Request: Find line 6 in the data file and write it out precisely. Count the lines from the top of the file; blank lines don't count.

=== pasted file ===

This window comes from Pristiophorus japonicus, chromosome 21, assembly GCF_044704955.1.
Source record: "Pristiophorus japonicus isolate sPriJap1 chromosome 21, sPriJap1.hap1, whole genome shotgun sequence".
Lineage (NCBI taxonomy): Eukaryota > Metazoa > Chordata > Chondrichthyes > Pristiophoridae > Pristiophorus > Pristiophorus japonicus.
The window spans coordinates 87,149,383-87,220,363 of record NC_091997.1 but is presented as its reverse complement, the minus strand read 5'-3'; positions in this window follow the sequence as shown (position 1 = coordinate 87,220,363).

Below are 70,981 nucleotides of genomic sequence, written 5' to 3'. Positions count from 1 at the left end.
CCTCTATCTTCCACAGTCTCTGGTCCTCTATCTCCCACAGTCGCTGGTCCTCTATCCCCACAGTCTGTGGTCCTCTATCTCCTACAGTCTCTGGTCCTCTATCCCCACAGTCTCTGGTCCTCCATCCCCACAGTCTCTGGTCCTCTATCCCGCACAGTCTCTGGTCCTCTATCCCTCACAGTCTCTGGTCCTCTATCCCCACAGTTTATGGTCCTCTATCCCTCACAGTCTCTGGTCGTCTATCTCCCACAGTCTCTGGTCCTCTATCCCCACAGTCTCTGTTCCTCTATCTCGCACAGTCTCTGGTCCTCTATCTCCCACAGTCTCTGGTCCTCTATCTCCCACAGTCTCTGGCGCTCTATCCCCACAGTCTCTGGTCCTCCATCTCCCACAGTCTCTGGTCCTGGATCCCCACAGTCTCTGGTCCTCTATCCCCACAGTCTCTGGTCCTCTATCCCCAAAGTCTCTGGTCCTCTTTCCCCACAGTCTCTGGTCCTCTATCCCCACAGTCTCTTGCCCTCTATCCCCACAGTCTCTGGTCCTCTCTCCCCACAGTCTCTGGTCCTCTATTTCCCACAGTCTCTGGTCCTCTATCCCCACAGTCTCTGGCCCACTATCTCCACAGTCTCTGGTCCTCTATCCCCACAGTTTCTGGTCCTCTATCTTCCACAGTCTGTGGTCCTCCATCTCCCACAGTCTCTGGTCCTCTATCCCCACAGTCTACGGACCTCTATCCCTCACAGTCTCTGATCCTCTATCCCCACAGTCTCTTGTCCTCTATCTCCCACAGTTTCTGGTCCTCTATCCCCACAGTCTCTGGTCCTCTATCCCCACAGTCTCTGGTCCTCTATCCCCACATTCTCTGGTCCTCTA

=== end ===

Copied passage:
CCTCTATCTTCCACAGTCTCTGGTCCTCTATCTCCCACAGTCGCTGGTCCTCTATCCCCACAGTCTGTGGTCCTCTATCTCCTACAGTCTCTGGTCCTCTATCCCCACAGTCTCTGGTCCTCCATCCCCACAGTCTCTGGTCCTCTATCCCGCACAGTCTCTGGTCCTCTATCCCTCACAGTCTCTGGTCCTCTATCCCCACAGTTTATGGTCCTCTATCCCTCACAGTCTCTGGTCGTCTATCTCCCACAGTCTCTGGTCCTCTATCCCCACAGTCTCTGTTCCTCTATCTCGCACAGTCTCTGGTCCTCTATCTCCCACAGTCTCTGGTCCTCTATCTCCCACAGTCTCTGGCGCTCTATCCCCACAGTCTCTGGTCCTCCATCTCCCACAGTCTCTGGTCCTGGATCCCCACAGTCTCTGGTCCTCTATCCCCACAGTCTCTGGTCCTCTATCCCCAAAGTCTCTGGTCCTCTTTCCCCACAGTCTCTGGTCCTCTATCCCCACAGTCTCTTGCCCTCTATCCCCACAGTCTCTGGTCCTCTCTCCCCACAGTCTCTGGTCCTCTATTTCCCACAGTCTCTGGTCCTCTATCCCCACAGTCTCTGGCCCACTATCTCCACAGTCTCTGGTCCTCTATCCCCACAGTTTCTGGTCCTCTATCTTCCACAGTCTGTGGTCCTCCATCTCCCACAGTCTCTGGTCCTCTATCCCCACAGTCTACGGACCTCTATCCCTCACAGTCTCTGATCCTCTATCCCCACAGTCTCTTGTCCTCTATCTCCCACAGTTTCTGGTCCTCTATCCCCACAGTCTCTGGTCCTCTATCCCCACAGTCTCTGGTCCTCTATCCCCACATTCTCTGGTCCTCTA